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current balance[′kər·ənt ‚bal·əns]
(or ampere balance), a device used to reproduce the unit of electric current, the ampere. The design of the current balance is similar to that of an analytic balance, except that a current balance is made of nonmagnetic materials. The current is determined from the force of the electrodynamic interaction between two conductors in the form of coaxial single-layer solenoids, through which the same current is flowing. The force of interaction between the solenoids is counterbalanced by the weights, according to the equation , where I is the current, m is the mass of the weights, g is the acceleration of free fall, and k is a coefficient that depends on the dimensions of the solenoids and takes into account the properties of interaction of the solenoids compared to the interaction of rectilinear conductors. To counterbalance the weights in the absence of a current flow, a solenoid is suspended from the arm of the balance that carries the weights. This solenoid is identical to the movable solenoid, but no current flows through it.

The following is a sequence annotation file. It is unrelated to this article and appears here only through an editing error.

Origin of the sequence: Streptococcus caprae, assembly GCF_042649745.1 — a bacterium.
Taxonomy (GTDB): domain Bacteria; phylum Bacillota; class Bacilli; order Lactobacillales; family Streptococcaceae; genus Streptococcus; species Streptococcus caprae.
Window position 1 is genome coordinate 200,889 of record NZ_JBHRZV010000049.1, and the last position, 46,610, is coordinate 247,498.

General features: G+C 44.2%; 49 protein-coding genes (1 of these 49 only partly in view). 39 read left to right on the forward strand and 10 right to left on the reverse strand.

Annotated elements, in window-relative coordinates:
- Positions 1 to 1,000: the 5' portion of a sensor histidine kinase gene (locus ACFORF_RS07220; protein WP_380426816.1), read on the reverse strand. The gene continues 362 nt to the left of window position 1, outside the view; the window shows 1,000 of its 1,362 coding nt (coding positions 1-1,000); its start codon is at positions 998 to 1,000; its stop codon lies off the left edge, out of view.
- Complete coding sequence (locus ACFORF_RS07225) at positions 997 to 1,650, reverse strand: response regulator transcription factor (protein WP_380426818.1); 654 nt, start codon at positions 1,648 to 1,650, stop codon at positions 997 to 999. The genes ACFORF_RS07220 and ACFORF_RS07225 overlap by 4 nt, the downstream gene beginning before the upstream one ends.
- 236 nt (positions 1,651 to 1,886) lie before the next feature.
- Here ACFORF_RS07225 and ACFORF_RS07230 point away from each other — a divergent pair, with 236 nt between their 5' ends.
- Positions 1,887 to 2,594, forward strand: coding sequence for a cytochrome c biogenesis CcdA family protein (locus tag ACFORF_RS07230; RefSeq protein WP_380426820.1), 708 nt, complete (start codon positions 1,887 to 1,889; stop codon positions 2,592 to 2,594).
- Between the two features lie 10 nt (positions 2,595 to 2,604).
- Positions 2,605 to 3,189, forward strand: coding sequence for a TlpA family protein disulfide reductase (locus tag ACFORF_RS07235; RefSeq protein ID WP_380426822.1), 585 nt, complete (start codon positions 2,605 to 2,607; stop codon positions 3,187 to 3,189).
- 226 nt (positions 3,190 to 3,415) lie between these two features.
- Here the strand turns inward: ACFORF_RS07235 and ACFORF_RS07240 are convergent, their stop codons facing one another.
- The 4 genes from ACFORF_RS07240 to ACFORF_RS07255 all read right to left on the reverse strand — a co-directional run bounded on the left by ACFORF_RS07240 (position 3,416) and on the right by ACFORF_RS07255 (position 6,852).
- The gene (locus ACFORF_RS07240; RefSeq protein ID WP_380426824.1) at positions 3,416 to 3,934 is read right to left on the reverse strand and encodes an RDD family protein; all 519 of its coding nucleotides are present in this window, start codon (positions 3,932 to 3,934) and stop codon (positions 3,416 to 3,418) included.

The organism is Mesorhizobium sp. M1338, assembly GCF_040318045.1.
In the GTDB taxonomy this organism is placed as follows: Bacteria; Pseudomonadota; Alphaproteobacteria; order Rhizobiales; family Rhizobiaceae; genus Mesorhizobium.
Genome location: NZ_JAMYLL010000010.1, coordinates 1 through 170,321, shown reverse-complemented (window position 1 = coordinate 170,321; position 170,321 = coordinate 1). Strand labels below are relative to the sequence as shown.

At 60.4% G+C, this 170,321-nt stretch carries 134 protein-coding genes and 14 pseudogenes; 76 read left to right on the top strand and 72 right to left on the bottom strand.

In the USSR the current balance is used as the state standard for measurement of electric currents. The error of a current balance is about 0.001 percent.
REFERENCESTiurin, N. I. Vpoiskakh tochnosti, 2nd ed. Moscow, 1960.
Burdun, G. D., and B. N. Markov. Osnovy metrologii. Moscow, 1972.